Being a Dentist
Most dentists will tell you that what they love most about dentistry is their patients and the diversity of their work. Every patient presents a new challenge and a new opportunity.
Dentists are licensed health care professionals who are trained in prevention, diagnosis and treatment of oral disease. This includes treating soft and hard oral tissues, restoring teeth, making cosmetic improvements and performing oral surgery.
Most dentists practice general dentistry, giving them the capability of providing comprehensive care to a wide variety of patients. Others limit their practice to a specialty like orthodontics, oral surgery, or pediatric dentistry.
Dentistry is a well-respected and prestigious profession. Dentists have the opportunity to develop rewarding life-long relationships with their patients, many times caring for multiple generations of the same family.
How to Decide
More regular visits to the dentist for dental cleanings and exams, an increase demand for cosmetic dental procedures and the fact that Americans are living longer and keeping their teeth longer is driving the demand for more dental care. Most people make their decision to pursue a career in dentistry while they are in high school or early in college. Future dentists need to have a variety of skills. If you enjoy people, are detail oriented, and have an interest in science or medicine, dentistry may be the right career for you.
Work & Lifestyle
After meeting state licensure requirements, dentists may practice anywhere in the state. Most dentists practice by themselves or as associates, partners or members of a group practice. Dentists also may practice for the government in the military, correctional or behavioral facility or a public healthcare facility. Dentistry can be a financially rewarding profession. A dentist's income will vary depending on the type of practice, number of hours in the office and geographic location. Your local dentist may be able to tell you what a new dentist can expect to earn in your area.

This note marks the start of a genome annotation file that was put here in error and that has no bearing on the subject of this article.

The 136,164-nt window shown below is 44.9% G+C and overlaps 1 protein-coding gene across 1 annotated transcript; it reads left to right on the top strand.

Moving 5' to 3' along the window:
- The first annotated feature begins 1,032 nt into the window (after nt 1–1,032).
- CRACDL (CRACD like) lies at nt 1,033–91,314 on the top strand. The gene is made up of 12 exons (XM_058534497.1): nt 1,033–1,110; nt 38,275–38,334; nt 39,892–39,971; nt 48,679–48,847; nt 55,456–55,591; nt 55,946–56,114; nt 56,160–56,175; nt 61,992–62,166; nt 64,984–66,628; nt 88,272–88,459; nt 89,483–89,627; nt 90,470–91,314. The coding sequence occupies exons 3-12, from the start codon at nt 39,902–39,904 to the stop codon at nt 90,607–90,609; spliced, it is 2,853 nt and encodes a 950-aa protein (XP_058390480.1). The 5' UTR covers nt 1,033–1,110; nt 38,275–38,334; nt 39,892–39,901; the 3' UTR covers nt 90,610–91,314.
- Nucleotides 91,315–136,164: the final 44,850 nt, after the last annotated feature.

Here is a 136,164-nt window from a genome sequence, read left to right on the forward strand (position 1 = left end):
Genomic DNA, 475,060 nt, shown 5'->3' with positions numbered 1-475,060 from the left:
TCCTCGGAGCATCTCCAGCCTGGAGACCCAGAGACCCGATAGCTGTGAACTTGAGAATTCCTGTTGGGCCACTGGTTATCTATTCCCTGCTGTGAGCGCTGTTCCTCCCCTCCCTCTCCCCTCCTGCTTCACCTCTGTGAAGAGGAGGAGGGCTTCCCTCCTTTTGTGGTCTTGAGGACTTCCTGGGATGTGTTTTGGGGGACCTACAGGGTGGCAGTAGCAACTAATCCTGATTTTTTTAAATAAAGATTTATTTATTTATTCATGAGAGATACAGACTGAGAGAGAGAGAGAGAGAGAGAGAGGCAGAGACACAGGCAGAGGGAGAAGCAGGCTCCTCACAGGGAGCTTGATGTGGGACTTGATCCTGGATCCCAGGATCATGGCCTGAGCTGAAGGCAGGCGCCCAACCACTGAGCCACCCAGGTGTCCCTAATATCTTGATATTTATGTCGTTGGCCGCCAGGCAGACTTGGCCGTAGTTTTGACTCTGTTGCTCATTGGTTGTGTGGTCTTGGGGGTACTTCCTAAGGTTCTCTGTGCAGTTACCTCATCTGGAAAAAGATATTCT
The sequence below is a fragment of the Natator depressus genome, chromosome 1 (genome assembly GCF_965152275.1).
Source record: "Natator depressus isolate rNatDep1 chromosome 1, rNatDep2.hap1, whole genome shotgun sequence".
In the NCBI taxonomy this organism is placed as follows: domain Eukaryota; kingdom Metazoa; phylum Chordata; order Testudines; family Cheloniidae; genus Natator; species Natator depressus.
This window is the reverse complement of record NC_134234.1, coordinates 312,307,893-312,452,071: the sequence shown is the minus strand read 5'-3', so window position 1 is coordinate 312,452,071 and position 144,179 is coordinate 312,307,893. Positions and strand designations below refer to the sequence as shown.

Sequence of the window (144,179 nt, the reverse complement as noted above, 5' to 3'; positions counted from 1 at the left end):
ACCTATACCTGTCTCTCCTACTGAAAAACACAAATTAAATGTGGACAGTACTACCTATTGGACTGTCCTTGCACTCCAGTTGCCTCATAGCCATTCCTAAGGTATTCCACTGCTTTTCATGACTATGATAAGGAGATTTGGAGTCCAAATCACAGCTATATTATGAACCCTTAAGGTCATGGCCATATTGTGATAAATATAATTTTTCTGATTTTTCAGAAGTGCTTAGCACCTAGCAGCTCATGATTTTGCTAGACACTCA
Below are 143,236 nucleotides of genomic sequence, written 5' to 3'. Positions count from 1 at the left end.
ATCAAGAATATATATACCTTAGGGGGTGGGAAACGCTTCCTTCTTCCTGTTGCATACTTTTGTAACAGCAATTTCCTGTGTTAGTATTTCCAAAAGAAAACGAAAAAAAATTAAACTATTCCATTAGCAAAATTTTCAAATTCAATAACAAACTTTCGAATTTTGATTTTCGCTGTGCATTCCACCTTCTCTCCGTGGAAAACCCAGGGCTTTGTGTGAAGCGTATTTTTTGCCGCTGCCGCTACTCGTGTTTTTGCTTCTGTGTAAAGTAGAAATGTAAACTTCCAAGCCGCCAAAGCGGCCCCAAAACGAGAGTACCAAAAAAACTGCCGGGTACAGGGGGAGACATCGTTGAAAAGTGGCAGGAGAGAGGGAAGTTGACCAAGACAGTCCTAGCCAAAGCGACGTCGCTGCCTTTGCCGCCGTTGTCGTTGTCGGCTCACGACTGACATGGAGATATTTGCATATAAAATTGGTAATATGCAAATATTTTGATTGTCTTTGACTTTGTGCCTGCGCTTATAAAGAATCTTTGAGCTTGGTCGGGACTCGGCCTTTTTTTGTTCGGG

Requirements include a high school diploma, three or four years of pre-dental courses at an accredited college or university and four years of dental education at an accredited dental school. Dentists may receive a Doctor of Dental Surgery (DDS) degree or a Doctor of Dental Medicine (DMD).
Two to six additional years of training are required for dental specialties, including: orthodontics, pediatric dentistry, endodontics, periodontics, prosthodontics, oral surgery and oral pathology.
A list of dental schools, and links to their web sites, is available from the American Dental Education Association.
Additional Information on Dentistry
American Dental Education Association